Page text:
Review Summary: Not too different to anything else behemoth have released since. 'Thelema.6' is a step up in terms of production and instrumental performance.
It may seem odd to say so, but 'Satanica' may well have been a much more significant album had it been released in the year of 2000. I say this because while it did signal the first giant step away from the traditional black metal atmospheres Behemoth had been using years before, it was also signified as a completely different sound at the turn of the new millennium.
However, 'Thelema. 6' beat it to that spot. Behemoth have obviously been sticking to the same musical formula ever since 'Satanica', only to realise that the instruments themselves have steadily improved with each subsequent release. 'Thelema. 6' is based on a spiritual philosophy developed by one of the world's most insightful people, Aleister Crowley, a man who had always tried to convince others something sinister was afoot with his extremely controversial writings. Of course, what else would you expect Behemoth to come up with? As well as the genre of Blackened Death Metal, their thoughts and perceptions of such religious and controversial topics have never been left out in their song-writing and lyrical content. However, they certainly had gone to a lot of trouble to make 'Thelema.6' as convincing as it could ever be. Firstly, on almost every song of the album, there are at least a few lines of genuine Egyptian language, although this is sung by Nergal himself. Secondly, they have invited a few people along to look into true Egyptian poetry (regarding the nature of the album's title, 'Thelema') and even use additional synthesisers to deviate from the too often generic musical patterns of Blackened Death Metal.
If you've just read the last paragraph and now feel exhausted, don't be surprised. The music itself is, if repetitive and boring at the same time, extremely well executed. I believe one of the highlights of the band's career has always been the technical guitar work, and this has only been enhanced by Behemoth's transition from Black Metal into Death Metal territory. Nergal's guitars literally scythe, hack and screech on every single song with enough uncontrollably powerful energy to make the listener feel excited throughout the whole album. They may not be to everyone's tastes, but each riff is technically precise and so well executed that you just don't need Nergal's vocals to make the songs seem evil and blasphemous. On the exceedingly good opener 'Antichristian Phenomenon' guitars work their way through without overstepping the mark or failing to reach the same quality as Behemoth's other works, and on the almost progressive feel of 'The Universe Illumination' and equally as scintillating 'Inauguration of the Scorpio Dome' solos squeal here, there and everywhere, only to further prove what technically precise guitarists Nergal and Mateusz actually are.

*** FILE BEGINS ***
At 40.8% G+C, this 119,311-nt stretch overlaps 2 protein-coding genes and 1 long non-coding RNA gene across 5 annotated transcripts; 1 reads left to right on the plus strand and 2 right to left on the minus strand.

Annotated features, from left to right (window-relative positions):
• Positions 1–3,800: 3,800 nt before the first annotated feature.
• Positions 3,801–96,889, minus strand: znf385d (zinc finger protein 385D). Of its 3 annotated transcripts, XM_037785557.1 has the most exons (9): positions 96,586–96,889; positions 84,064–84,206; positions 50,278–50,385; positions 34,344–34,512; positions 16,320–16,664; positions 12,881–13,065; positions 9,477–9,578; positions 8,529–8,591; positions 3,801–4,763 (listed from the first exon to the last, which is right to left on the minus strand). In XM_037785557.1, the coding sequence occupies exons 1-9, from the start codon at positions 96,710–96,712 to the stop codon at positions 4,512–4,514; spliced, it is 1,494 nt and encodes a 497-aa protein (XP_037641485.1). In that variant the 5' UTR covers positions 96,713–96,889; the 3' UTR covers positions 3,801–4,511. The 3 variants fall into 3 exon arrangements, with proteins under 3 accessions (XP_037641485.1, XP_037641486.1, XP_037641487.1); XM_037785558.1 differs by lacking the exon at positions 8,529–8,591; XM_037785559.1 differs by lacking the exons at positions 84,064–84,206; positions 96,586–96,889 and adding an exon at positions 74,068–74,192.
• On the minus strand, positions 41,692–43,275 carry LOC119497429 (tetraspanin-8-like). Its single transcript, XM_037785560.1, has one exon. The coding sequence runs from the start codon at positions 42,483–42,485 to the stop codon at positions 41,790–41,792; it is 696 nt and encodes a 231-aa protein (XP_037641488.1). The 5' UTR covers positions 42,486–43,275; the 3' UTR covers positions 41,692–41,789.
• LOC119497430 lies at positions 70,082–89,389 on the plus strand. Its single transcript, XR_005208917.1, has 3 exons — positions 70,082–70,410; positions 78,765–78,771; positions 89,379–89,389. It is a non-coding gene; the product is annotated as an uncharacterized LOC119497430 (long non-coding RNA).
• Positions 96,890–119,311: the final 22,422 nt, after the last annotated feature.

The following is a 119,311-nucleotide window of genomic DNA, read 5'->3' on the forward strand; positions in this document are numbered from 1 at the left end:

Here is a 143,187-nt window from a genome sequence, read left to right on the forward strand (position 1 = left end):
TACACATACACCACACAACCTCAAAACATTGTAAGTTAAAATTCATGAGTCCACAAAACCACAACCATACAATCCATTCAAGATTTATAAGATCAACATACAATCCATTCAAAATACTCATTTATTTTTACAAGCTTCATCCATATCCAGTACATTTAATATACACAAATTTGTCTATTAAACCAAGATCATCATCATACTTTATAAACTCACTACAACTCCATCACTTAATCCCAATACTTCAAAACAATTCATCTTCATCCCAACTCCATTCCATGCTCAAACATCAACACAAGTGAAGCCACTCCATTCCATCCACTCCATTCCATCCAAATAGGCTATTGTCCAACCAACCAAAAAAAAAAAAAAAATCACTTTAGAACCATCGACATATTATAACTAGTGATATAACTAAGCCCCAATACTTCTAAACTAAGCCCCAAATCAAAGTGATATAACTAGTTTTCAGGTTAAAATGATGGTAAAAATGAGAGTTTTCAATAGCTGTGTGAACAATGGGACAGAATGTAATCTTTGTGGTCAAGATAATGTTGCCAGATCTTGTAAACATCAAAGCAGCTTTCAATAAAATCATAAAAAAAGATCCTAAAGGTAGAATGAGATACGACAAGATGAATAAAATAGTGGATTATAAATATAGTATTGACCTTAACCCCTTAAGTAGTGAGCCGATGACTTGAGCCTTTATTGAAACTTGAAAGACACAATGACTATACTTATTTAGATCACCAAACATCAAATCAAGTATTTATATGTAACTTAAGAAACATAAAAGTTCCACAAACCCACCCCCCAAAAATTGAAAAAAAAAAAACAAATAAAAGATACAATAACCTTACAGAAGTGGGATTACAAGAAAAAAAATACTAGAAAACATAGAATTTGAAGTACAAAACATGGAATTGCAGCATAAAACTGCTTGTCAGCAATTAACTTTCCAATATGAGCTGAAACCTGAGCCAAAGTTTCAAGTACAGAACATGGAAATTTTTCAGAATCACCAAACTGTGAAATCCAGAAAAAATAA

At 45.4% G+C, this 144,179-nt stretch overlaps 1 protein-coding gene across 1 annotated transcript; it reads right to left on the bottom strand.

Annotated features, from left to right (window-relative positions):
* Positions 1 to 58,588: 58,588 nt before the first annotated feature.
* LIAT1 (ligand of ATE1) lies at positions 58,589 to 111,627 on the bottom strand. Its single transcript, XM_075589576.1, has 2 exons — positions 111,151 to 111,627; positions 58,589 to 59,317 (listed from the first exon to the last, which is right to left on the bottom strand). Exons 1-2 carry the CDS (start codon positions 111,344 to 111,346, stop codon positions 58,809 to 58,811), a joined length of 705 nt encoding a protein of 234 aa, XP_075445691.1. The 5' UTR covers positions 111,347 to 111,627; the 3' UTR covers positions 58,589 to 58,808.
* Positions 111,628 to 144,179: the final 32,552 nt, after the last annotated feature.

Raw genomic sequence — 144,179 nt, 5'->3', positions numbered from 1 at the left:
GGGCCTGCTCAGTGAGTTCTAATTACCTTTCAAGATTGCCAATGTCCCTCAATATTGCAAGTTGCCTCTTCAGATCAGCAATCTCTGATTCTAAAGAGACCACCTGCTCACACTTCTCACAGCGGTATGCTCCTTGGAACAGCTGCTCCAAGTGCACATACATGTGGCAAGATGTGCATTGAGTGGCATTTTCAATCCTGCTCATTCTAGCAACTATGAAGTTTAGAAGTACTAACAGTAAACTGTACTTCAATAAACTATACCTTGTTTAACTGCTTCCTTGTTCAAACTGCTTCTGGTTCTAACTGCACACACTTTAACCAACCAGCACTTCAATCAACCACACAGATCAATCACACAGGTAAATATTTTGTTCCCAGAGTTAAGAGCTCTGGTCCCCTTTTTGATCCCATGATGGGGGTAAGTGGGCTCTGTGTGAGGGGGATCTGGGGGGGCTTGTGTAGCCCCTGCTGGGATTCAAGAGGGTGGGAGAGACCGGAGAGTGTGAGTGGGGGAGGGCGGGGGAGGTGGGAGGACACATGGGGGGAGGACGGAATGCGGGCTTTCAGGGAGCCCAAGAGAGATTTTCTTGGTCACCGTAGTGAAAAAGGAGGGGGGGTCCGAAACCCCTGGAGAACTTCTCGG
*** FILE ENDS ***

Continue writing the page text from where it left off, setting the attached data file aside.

Equally as terrifyingly convincing are the drums, and whatever you may think of the genres of Black and Death Metal, “Inferno” does whatever he can to keep up with the pace of each and every guitar riff, and it works brilliantly. The technically battering rhythms of 'The Act of rebellion', the machine gun-like fire of 'Inflamed with Rage', and the double-barrelled intensity of 'In the Garden of Dispersion' all contribute to the genre as a whole, yet at the same time make themselves stand out alongside the guitar work.
Not every instrument is as proficient however. However many bass-lines or how much of the bass is actually used, it is almost impossible to ignore the guitar and drums when focussing on Marcin's bass duties. There are moments where they shine through though. The deliciously evil 'Pan Satyros' and disturbingly sinister 'Vinvm Sabbati' show that the bass can be heard alongside the excessively used guitars, even if it is only for a brief period of time. Another unfortunately annoying aspect of the music is the vocals themselves. Now, Nergal does use his narrative work to great effect, but all too often they are marred by the fact that his harsh vocals just don't match up to the quality of the guitars and drums, even if it is a traditionally enhanced aspect of Blackened Death metal. Put simply, the man frequently sounds as if he needs some medicine for his throat.
What is the most obvious thing when listening to an album like 'Thelema.6' is the structure itself. Unfortunately, the structure annoyingly never changes one bit. Sure, some of the guitar work can feel as if songs differ from each other, but listening to the album as a whole will perhaps make you realise that 'Thelema.6' should really have been a bit more creative. Fortunately though, this doesn't seem to be annoying for any Behemoth fan, and rightly so-because the performance itself more than makes up for the excessive repetition found within this album.
This isn't to say that you shouldn't listen to 'Thelema.6' is you haven't heard it before. Frankly, if you have heard Behemoth's music before, you will probably have already heard this album. If not, still try and get it, for the music is worthwhile enough to satisfy even those who haven't listened to Blackened Death metal before.